The average American consumes almost 2,000 pounds of food every year, consisting of 85.5 pounds of fat, 110 pounds of red meat, 31.4 pounds of cheese and 415 pounds of vegetables according to Visual Economics. A speech about food should consist heavily of government research and visuals of what people eat. While endless topics exist, these areas provide a good foundation for getting started.
The average American spends 5.6 percent of their annual income on fast food, or about $1,800 per year, according to the Financial Nut website. Topics of how much Americans eat and the economic impact of fast food restaurants can address a number of issues, including cost to the family budget, diabetes and cholesterol problems, wages paid to employees and the jobs these restaurants provide, especially in parts of the country that struggle economically. The philanthropy of the fast food industry and its role in American pop culture are two additional areas to consider.
Cooking at home gives families an activity to do together, in addition to creating a healthier meal. Topics about cooking include recipes, family traditions, baking, stocking a kitchen and canning. Speakers can also address how to make classic dishes, where to buy the best ingredients, how to buy in bulk and where to find the best recipes. Speakers could also talk about some of the greatest chefs in history and their contributions to the American diet.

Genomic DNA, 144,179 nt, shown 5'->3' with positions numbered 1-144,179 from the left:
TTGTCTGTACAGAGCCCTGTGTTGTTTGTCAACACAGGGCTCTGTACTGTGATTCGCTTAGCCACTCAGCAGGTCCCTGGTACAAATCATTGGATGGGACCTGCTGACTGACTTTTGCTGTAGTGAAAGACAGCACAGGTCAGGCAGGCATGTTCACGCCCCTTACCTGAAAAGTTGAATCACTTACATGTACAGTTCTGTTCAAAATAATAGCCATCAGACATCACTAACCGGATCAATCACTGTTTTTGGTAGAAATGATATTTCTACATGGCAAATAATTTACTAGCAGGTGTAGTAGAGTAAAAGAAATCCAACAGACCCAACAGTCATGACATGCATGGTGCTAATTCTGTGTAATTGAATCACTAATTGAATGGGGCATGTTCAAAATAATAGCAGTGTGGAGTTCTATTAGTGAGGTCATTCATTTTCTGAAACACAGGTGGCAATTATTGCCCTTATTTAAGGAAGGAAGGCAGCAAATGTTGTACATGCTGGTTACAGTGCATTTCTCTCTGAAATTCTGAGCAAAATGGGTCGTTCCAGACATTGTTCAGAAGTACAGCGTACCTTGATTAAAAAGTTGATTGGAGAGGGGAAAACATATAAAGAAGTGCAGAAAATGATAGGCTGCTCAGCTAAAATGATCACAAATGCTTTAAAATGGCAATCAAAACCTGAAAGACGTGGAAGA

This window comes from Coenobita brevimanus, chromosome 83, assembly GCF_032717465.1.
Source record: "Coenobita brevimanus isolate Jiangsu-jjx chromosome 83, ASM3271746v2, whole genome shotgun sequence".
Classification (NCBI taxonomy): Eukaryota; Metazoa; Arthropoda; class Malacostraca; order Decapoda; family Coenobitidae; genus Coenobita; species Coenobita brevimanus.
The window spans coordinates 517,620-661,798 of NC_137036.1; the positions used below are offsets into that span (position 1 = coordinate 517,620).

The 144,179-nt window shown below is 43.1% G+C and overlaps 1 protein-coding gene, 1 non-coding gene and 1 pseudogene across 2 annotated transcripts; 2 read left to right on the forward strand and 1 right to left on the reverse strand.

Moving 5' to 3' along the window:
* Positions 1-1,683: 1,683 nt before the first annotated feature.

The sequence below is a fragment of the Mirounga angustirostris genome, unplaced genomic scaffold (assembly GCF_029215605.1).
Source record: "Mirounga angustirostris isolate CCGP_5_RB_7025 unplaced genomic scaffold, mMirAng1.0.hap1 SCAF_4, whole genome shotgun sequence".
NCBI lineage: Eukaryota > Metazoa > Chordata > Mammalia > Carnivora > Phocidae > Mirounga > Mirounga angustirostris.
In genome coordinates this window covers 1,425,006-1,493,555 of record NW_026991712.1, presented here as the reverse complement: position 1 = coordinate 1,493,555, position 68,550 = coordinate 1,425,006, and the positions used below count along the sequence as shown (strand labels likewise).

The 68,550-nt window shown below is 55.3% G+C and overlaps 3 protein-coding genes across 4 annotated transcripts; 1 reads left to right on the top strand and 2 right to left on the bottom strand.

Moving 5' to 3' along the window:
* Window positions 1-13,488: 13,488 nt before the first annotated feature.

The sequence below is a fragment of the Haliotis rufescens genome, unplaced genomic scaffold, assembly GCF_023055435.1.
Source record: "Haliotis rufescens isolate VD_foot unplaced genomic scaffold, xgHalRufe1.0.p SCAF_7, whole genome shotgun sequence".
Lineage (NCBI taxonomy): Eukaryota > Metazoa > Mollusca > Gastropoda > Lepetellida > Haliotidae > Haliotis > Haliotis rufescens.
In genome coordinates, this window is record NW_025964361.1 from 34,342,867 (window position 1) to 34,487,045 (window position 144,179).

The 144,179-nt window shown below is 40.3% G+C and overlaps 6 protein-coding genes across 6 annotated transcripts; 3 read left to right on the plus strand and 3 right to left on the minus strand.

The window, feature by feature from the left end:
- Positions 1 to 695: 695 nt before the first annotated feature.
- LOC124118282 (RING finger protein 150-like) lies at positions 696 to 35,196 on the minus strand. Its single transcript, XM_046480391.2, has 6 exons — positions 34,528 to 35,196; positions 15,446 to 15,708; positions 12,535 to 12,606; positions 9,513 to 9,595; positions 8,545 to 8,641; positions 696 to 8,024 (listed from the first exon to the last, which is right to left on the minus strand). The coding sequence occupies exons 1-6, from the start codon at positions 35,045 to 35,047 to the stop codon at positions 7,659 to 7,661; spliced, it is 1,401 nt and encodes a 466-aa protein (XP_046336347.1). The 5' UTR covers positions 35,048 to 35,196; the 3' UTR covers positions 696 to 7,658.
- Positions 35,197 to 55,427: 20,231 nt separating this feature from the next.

Farmers in the U.S. dedicate almost 5 million acres of farmland to organic farming, a number that continues to grow, according to the U.S. Department of Agriculture. This fact could inspire such topics as what organic farmers grow and the differences from other foods that are not organic. While one speech could address fruits and vegetables, others can address meat, poultry and pork. Consumer issues about the health benefits and cost of organic food would also make for an interesting speech. Speakers can also talk about organic grocery stores, restaurants and recipes exclusively using organic ingredients. Presenting a “before and after” snapshot of switching from a non-organic to an organic diet can both inform and persuade an audience.
In 2009, about 50 million Americans lived in “food insecure” households, meaning they did not have enough money to put food on the table, according to Feeding America. Topics related to hunger range from actual data on hunger itself to how much America spends to help those in need. A speaker can look at why this happens to families, how to get help and how to prevent it in the future. Other areas to explore include the number of children affected, school lunch programs and government assistance. Speakers can also address how much people give to America’s food pantries, the number of people fed because of nonprofit organizations, and the shame many people feel at having to ask for help.